The world may not be prepared for a worst-case scenario of Federal Reserve benchmark interest rates hitting 7% along with stagflation, JPMorgan Chase & Co. CEO Jamie Dimon said in an interview with the Times of India in Mumbai.
(Bloomberg) — The world may not be prepared for a worst-case scenario of Federal Reserve benchmark interest rates hitting 7% along with stagflation, JPMorgan Chase & Co. CEO Jamie Dimon said in an interview with the Times of India in Mumbai.
“If they are going to have lower volumes and higher rates, there will be stress in the system,” he said. “Warren Buffett says you find out who is swimming naked when the tide goes out. That will be the tide going out.”
Dimon, who has said rates may need to rise further to fight inflation, added that the difference between 5% and 7% would be more painful for the economy than going from 3% to 5% was.
His comments come amid the consensus view that the Fed is approaching the end of its tightening cycle after 5.25 percentage points of hikes that lifted the benchmark to 5.5% — the highest level in 22 years. Still, US policymakers have signaled that rates will need to stay higher for longer to contain inflation, though money markets are pricing in cuts from next year.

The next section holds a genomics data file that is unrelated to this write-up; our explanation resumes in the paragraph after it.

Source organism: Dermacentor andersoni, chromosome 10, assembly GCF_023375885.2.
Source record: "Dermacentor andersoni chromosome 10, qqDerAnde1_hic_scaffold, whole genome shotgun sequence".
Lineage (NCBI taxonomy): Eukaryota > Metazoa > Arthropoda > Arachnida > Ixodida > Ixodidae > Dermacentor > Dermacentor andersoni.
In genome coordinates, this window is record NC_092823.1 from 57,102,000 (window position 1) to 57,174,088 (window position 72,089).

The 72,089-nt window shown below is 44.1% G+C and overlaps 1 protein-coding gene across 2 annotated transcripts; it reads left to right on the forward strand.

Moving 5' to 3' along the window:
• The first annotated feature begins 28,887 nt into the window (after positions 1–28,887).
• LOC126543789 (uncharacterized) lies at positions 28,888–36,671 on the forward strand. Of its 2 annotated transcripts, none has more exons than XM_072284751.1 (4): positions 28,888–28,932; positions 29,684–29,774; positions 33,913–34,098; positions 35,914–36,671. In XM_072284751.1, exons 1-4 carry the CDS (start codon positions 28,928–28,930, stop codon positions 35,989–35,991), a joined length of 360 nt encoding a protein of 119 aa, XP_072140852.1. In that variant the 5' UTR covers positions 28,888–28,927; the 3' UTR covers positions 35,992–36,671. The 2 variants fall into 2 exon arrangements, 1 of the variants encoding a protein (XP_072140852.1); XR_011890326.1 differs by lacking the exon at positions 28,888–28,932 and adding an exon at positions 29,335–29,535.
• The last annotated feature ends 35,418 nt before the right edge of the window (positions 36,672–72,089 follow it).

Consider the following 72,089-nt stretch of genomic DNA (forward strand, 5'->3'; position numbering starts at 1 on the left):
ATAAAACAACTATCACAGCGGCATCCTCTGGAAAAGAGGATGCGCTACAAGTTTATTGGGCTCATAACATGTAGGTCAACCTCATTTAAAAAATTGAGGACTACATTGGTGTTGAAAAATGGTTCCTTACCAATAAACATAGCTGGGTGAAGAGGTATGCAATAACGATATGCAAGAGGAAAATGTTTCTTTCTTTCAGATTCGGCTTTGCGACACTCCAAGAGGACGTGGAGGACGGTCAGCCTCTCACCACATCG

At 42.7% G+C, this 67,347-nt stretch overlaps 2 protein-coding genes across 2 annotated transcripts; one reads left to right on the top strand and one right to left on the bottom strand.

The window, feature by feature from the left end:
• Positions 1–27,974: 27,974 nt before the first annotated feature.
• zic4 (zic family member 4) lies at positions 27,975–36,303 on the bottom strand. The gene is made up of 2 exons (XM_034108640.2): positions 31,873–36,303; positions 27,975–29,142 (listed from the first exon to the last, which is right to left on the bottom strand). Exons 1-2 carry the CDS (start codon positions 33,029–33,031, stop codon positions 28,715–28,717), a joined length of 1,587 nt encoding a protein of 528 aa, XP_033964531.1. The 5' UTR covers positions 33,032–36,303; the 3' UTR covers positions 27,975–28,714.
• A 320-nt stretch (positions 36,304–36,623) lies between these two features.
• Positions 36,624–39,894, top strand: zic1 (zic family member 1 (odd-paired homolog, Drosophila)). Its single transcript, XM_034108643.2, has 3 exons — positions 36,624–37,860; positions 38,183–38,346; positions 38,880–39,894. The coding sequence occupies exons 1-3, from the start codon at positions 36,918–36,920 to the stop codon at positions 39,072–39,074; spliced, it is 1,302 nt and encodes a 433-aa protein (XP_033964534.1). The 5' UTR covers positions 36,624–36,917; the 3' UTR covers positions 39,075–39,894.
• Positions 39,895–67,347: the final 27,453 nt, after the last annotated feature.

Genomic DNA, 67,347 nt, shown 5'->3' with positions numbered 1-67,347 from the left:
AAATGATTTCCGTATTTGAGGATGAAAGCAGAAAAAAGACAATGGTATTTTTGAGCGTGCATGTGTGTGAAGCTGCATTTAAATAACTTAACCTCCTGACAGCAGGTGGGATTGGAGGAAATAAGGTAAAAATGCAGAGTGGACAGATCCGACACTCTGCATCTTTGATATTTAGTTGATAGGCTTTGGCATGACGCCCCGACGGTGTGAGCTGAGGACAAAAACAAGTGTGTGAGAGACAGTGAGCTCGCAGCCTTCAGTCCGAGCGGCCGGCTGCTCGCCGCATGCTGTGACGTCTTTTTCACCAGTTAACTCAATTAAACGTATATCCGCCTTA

If the key rate climbed to 7%, it would have serious implications for American businesses and consumers. Already, economists put the probability of a US recession over the next 12 months at 60% — and that’s more optimistic than Bloomberg Economics’ prediction of a slump as soon as this year.
A rate of 7% would also douse recent optimism among Fed officials about their ability to engineer a soft landing in the economy with the unemployment rate still very low at 3.8% and signs of prices easing.
“Going from zero to 2% was almost no increase. Going from zero to 5% caught some people off guard, but no one would have taken 5% out of the realm of possibility,” Dimon said. “I am not sure if the world is prepared for 7%.”
Earlier this month, the Fed held its target range for the funds rate, in a widely expected move, though fresh quarterly projections showed 12 of 19 officials favored another hike this year. One policymaker saw rates peaking above 6%.
Fed Chairman Jerome Powell has said future rate decisions will be based on incoming data, which in recent months has pointed to signs that the labor market and inflation are cooling.
US inflation is still well above the Fed’s 2% annual target rate while prices increased in August in the face of higher energy costs. A measure stripping out food and energy also quickened, accelerating for the first time since February amid a still-robust economy.
–With assistance from Michael Sin and Derek Wallbank.
(Updates with dot plot, recession estimates)
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